TGR: Alexco renegotiated its streaming deal with Silver Wheaton Corp. (SLW:TSX; SLW:NYSE). Your thoughts?
DS: I’ve seen a couple of fairly negative articles about that stream. However, I was in the audience at a recent conference when the Alexco CEO, Clynton Nauman, gave a presentation about Silver Wheaton and the agreement. I spoke with him at length afterward and came away impressed with what the company has done. It has an option on whether to take that renegotiation or not. If it does, it will be protected on the downside but give up some silver price upside. If it doesn’t, it will enable Alexco to handle more risk by doing it alone. It is bringing in several million dollars annually from Alexco Environmental Group, a subsidiary that conducts reclamation work on mining properties. I’m comfortable not only holding my position in Alexco, but adding to it on any price weakness.
TGR: Did Nauman talk about the potential sale of its environmental remediation business?
DS: I would be surprised if Alexco has it for sale. It’s been very profitable and has a long-term contract with the Yukon government to continue cleaning up the zinc residue at Keno Hill, which was left in quite a mess after decades of silver mining by previous operators.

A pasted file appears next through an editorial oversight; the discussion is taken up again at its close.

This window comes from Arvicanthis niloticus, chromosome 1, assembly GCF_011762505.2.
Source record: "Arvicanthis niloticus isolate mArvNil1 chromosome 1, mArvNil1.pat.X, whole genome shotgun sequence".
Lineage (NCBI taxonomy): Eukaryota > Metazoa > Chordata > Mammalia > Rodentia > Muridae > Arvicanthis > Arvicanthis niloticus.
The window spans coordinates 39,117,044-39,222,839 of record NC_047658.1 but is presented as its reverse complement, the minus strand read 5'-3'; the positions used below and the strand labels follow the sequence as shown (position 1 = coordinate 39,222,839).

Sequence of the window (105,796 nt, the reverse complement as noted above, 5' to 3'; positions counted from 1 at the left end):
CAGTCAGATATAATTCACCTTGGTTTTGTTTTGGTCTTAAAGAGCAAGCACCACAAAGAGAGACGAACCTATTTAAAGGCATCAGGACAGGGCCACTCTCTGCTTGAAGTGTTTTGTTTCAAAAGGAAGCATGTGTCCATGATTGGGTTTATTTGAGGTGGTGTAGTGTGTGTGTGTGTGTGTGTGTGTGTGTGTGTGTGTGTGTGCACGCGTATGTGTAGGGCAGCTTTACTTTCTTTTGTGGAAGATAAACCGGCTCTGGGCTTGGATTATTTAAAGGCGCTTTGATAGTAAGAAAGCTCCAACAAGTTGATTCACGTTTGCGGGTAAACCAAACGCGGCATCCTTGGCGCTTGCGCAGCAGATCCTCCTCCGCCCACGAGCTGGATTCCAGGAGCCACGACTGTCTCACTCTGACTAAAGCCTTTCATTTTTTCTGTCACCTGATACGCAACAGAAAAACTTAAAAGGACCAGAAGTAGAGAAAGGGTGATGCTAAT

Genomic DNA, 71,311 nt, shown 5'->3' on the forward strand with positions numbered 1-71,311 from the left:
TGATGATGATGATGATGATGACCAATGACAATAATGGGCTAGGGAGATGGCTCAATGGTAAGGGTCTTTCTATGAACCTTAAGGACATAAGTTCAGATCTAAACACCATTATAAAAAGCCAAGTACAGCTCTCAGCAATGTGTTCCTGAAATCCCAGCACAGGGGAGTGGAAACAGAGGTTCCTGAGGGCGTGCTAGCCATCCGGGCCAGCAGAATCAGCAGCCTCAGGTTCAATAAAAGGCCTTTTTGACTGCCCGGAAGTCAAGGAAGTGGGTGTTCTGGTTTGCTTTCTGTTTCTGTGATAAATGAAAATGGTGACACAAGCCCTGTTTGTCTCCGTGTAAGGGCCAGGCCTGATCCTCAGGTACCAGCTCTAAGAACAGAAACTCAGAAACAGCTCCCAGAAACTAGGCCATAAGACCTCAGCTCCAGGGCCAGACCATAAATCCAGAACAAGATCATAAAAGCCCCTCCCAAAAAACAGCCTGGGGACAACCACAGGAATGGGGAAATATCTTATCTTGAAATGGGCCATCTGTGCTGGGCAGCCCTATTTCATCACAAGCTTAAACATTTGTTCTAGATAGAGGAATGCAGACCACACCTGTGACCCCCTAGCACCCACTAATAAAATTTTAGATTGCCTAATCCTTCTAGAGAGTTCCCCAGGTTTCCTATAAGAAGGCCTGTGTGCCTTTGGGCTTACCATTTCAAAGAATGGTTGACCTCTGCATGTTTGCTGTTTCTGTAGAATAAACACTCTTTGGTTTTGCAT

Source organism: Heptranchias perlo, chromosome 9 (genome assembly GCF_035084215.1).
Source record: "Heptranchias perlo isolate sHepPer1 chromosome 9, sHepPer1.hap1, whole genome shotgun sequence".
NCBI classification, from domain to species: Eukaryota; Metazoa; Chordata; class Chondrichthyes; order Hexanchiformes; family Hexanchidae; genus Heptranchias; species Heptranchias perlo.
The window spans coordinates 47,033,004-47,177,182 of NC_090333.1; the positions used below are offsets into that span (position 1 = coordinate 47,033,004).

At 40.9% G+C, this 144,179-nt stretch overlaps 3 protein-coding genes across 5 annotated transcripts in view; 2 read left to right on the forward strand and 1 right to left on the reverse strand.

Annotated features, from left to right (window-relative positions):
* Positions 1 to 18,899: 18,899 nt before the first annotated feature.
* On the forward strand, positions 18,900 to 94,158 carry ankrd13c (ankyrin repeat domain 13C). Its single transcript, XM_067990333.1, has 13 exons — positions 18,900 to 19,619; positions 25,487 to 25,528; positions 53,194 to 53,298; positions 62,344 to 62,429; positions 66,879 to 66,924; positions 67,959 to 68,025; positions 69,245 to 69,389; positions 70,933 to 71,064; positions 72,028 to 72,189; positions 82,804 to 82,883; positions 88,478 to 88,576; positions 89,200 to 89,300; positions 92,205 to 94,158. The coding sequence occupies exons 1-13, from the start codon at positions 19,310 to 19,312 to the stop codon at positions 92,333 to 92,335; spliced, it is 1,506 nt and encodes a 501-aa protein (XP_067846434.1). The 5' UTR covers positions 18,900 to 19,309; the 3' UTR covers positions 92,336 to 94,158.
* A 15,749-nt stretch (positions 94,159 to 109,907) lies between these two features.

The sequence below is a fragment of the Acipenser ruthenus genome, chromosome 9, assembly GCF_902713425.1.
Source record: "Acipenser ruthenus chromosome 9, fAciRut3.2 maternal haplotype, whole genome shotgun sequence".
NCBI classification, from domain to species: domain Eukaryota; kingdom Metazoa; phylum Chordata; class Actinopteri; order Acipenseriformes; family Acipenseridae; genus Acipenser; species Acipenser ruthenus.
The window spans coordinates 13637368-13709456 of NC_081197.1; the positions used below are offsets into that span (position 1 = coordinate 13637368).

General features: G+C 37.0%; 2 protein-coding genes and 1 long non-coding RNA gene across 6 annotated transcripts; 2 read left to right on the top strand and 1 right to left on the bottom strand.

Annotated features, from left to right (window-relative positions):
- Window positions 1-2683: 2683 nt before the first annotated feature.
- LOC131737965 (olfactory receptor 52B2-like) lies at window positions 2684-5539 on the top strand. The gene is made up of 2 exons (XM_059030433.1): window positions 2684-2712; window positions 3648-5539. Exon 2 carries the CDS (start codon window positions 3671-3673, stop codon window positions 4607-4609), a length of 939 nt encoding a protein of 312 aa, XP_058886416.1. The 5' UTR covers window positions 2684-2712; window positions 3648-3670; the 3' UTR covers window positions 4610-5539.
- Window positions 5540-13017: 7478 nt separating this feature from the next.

TGR: Silver Wheaton recently raised $800 million ($800M) in a bought-deal financing, which it used to buy 25% of the byproduct gold from Vale S.A.’s (VALE:NYSE) Salobo copper-gold mine in Brazil. What are your thoughts on that deal?
DS: Silver Wheaton added this 25% gold stream with Vale to an initial 25% stream it bought in 2013. Salobo is Brazil’s largest copper mine and is expected to run for 40 years. Chris Marchese recently did an updated and comprehensive fundamental review on Silver Wheaton for subscribers to The Morgan Report. In his view, the Salobo gold stream attributable to Silver Wheaton could double and even triple by early in the next decade. The fundamental analysis for Silver Wheaton is really compelling. It’s an interesting company to watch.
TGR: CIBC World Markets has a target price of $31 for Silver Wheaton. Is that reasonable?
DS: Yes. You’re going to need to see higher silver prices, but given its silver and gold streams I don’t see where that would be unreasonable at all. As recently as early 2013, Silver Wheaton traded around $34/share. Looking at the chart, it’s got a triple top between $27 and $28/share. Once you get above $28/share, I’d say it’s all clear technically for a challenge at the $30 range or better.